Elaine M. Grossman,
Inside The Pentagon,
October 4, 2001, Pg. 1
Reprinted by Permission of Inside Washington Publishers: This article may not be reproduced or redistributed, in part or in whole, without express permission of the publisher. Copyright 2001, Inside Washington Publishers.
The Pentagon's report on the Quadrennial Defense Review, forwarded to Congress late last week and released publicly Oct. 1, talks much of the "transformation" the U.S. military must undergo to address what it terms "asymmetric" threats, but offers little direction on how the services might prevent or respond to so-called "fourth-generation warfare" attacks of the kind seen Sept. 11.
One expert recently described this new generation as "all forms of conflict where the other side refuses to stand up and fight fair." Practitioners of this approach typically function outside any nation's control and often operate across national boundaries, much as does indicted terrorist Osama bin Laden and his loosely confederated al Qaeda network implicated in the attacks on New York City and Washington, DC, last month.
"The more successful terrorists appear to operate on broad mission orders that carry down to the level of the individual terrorist," according to a prescient article in the October 1989 issue of the Marine Corps Gazette, authored by military historian William Lind and four Army and Marine officers. "The 'battlefield' is highly dispersed and includes the whole of the enemy's society. The terrorist lives almost completely off the land and the enemy. Terrorism is very much a matter of maneuver: The terrorist's firepower is small, and where and when he applies it is critical." The QDR was largely complete by the time terrorists hijacked four commercial jetliners and used three of them as mass suicide bombs against the World Trade Center and the Pentagon; the fourth was believed en route to yet another target before it crashed in Pennsylvania. Together the attacks have claimed more than 6,000 lives.
Pentagon officials say there was some thought given after the attacks to putting off the QDR report, which was due to Congress Sept. 30, in order to review in depth how the events of Sept. 11 should affect military planning. But defense leaders decided instead to go forward on the notion that the QDR already included attention to homeland defense, asymmetric threats and potential surprises, and that references to the terrorist attacks could be sprinkled throughout the existing draft text, according to Pentagon officials.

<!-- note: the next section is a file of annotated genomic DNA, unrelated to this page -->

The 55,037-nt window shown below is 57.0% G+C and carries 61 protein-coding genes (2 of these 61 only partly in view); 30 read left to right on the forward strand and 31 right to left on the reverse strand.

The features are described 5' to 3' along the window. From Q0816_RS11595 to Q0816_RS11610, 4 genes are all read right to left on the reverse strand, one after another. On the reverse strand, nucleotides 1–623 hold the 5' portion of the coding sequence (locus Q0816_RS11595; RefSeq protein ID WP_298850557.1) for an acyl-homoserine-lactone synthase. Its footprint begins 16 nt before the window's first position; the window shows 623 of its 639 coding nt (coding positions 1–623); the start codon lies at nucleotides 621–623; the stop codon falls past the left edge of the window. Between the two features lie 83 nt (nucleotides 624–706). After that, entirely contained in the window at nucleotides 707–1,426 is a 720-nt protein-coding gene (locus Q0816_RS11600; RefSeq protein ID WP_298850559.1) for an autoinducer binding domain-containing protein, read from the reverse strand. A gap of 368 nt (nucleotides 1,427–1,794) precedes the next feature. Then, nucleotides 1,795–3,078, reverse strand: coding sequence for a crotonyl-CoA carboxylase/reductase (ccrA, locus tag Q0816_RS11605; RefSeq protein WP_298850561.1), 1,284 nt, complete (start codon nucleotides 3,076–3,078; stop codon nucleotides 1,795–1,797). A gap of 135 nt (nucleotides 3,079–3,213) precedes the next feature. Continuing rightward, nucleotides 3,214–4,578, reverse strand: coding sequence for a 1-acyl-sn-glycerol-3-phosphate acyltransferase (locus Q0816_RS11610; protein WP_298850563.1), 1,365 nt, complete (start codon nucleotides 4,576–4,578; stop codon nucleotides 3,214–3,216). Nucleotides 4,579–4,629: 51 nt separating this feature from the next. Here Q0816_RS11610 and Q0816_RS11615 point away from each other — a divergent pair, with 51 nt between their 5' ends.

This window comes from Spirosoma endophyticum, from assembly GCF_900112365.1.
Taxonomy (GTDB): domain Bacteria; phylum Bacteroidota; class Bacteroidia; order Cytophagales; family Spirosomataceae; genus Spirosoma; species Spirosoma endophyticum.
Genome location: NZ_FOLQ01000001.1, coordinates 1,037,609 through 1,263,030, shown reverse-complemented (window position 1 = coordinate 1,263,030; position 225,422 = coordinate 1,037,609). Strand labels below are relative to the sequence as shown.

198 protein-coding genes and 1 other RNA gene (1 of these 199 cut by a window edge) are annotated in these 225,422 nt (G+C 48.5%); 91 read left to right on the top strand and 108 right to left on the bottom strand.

"I'd love to put the 10 September version next to the 12 September version and see what changed," said one military officer this week, speaking on background.
Defense Secretary Donald Rumsfeld's report declares in a foreword (which the text, perhaps in haste to release the document, misspells) that although there was little time to include in the QDR report lessons drawn from last month's terrorism, "these attacks confirm the strategic direction and planning principles that resulted from this review, particularly its emphasis on homeland defense, on surprise, on preparing for asymmetric threats, on the need to develop new concepts of deterrence, on the need for a capabilities-based strategy, and on the need to balance deliberately the different dimensions of risk."
The first chapter, entitled "America's Security in the 21st Century," mentions terrorist groups often "have the support of state sponsors or enjoy sanctuary and protection of states, but some have the resources and capabilities to operate without state sponsorship."
Yet the report lays out little guidance on crafting a response to this brand of resourceful, shadowy and unconventional adversaries. The QDR document does lay out four broad "defense policy goals":
"Assuring allies and friends; "Dissuading future military competition; "Deterring threats and coercion against U.S. interests; [and] "If deterrence fails, decisively defeating any adversary."
These goals appear better aimed at preventing, or if necessary, fighting, wars between traditional nation-states or coalitions. The yardstick of preparing for two overlapping major wars, while somewhat modified, remains central in the QDR.
But it is fair to ask whether suicide bombers -- on whatever scale -- can be "dissuaded" or "deterred," and it remains to be seen if they can be defeated. In any case, the QDR report does not attempt to explore any of the four goals in detail as they might apply to practitioners of fourth-generation warfare.
Stephen Cambone, a defense policy official who played a key role in organizing the QDR, was asked at an Oct. 2 Washington, DC, forum how the United States could deter "an enemy who regards casualties as a mark of victory."
"I think the secretary has answered that question more than once," Cambone replied. "It's called 'persistence and resolve.'" He offered no further explanation.